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On summer days, fun playground equipment can turn dangerously hot

The city of Boston posted a warning sign at the Myrtle Street Playgound on Beacon Hill, where a “Myrtle the Turtle” sculpture got so hot parents complained last month. David L. Ryan/Globe Staff/Globe Staff

Everyone knows that metal slides can get hot, but some may not realize that newer playground materials — such as plastic and rubber — also can burn a child’s skin, according to the US Consumer Product Safety Commission.

Recent news reports about a woman who suffered burns after using a slide in Burlington and about a blazing hot Myrtle the Turtle sculpture on Boston’s Beacon Hill highlight the fact that playground equipment can get dangerously hot.

Surface temperatures can rise into the mid-100s, plenty high enough to burn skin, according to experts and media reports from around the country. It’s something to keep in mind as Massachusetts enters a blazing hot, muggy weekend, with temperatures possibly climbing over 100 degrees on Saturday and Sunday.


But experts say it doesn’t even have to be that hot outside for heat-related injuries to happen, according to the CPSC’s website.

“Even in mild weather, as long as the equipment or surfacing is in direct sunlight for an extended period of time, there is a risk of sustaining a thermal burn injury,” an online fact sheet states. The commission cited one reported incident where a child received second-degree burns from a plastic slide on a day when it was just 74 degrees outside.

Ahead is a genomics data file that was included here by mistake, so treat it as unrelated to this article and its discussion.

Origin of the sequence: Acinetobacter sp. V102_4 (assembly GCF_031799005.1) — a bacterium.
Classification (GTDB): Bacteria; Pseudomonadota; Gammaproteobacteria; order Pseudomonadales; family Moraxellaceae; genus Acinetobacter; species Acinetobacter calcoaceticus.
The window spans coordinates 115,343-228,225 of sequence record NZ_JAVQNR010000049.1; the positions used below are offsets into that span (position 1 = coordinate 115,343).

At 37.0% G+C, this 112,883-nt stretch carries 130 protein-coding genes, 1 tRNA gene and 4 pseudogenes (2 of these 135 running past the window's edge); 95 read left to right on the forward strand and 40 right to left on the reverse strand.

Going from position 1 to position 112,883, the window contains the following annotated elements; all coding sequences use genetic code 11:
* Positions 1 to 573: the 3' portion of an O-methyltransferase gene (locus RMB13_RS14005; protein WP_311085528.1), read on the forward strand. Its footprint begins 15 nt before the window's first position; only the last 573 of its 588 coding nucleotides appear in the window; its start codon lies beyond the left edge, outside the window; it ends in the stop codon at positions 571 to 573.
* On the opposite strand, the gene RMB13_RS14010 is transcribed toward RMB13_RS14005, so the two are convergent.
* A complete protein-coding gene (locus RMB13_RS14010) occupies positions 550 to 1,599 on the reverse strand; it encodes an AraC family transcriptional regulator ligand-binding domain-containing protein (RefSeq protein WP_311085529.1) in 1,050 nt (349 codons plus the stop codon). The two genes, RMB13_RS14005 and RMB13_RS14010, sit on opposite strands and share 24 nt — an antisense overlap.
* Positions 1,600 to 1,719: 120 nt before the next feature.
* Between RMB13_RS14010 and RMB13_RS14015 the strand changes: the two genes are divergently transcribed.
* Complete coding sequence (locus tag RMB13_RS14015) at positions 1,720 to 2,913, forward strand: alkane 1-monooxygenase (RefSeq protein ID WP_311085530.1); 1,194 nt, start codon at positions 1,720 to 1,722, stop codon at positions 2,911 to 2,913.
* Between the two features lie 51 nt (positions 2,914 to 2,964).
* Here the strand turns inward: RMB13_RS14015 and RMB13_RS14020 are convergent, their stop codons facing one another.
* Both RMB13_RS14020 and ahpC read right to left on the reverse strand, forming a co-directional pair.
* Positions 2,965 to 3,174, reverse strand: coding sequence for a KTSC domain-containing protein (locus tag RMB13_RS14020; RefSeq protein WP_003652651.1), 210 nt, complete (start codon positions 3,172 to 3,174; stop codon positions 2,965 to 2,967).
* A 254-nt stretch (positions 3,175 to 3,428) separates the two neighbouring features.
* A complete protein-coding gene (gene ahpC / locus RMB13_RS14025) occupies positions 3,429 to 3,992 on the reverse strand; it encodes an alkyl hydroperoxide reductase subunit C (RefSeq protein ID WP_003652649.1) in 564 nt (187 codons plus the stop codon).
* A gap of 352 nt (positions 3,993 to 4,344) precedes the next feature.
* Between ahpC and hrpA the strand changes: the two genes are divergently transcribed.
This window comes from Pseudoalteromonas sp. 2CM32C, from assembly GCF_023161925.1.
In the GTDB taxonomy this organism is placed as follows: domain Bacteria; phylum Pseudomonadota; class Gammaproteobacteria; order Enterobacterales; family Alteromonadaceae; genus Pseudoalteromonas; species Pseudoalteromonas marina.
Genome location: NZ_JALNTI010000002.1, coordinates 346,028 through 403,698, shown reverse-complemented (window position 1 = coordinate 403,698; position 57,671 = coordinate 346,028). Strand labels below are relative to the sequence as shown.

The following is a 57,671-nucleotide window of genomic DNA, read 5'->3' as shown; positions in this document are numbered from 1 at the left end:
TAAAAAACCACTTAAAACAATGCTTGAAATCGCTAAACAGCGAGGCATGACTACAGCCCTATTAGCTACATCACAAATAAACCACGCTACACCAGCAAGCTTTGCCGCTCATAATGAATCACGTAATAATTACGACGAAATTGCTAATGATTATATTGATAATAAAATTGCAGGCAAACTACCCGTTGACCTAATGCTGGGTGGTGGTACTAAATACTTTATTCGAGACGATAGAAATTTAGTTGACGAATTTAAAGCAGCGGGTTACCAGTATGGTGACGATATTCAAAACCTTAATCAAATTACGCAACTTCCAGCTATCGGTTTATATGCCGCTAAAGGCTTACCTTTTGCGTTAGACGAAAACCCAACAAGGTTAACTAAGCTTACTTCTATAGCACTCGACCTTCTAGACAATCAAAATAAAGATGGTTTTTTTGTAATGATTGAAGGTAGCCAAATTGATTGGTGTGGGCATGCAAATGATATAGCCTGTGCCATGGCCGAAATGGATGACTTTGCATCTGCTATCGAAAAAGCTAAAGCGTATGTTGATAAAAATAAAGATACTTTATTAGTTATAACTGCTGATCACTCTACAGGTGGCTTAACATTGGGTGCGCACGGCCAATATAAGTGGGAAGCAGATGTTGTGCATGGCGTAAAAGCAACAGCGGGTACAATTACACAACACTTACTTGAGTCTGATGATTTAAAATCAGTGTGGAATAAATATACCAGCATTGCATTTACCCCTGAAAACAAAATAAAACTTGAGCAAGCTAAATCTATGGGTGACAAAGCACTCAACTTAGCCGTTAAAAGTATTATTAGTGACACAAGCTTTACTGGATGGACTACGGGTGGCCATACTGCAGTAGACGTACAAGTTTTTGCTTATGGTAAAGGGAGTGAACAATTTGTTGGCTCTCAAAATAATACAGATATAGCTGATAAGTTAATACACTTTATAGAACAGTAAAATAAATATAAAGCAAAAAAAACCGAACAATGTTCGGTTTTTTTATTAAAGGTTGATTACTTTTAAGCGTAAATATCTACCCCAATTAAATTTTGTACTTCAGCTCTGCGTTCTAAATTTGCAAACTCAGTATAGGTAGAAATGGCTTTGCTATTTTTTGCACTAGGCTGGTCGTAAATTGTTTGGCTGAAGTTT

Jennifer Vanos, an assistant professor at Arizona State University’s School of Sustainability, said it’s hard to know how common playground burns are because not all are reported.

Shading playground equipment is one way to prevent such injuries. Trees and shade sails can help protect the surfaces from getting too hot, she said.

“It’s pretty common to find a high proportion of a playspace unshaded throughout the day,” she said.

The location and orientation of playgrounds and playground equipment also can make a big difference. For example, positioning a slide so it faces north is optimal, she said.


“Put the playground on the north side of [the] school so it’s shaded most of the day,” she said. “Little things like that can go a long way.”

Her research found a rubber surface of a playground in Phoenix that was 176 degrees, which is hot enough to “burn skin in less than three seconds,” she said.

That was especially concerning because kids have a tendency to take off their shoes when they’re playing. The rubber also radiated a lot of heat, which affects children more because they’re naturally shorter and closer to the ground, she said.

Vanos said awareness is key — and to make sure your children know that playground surfaces can get very hot.

“I think just knowing what play spaces are the shadiest can go a long way,” she said.

The city wrapped up the turtle sculpture to keep it safe David L Ryan/Globe Staff/Globe Staff

Emily Sweeney can be reached at Follow her on Twitter @emilysweeney.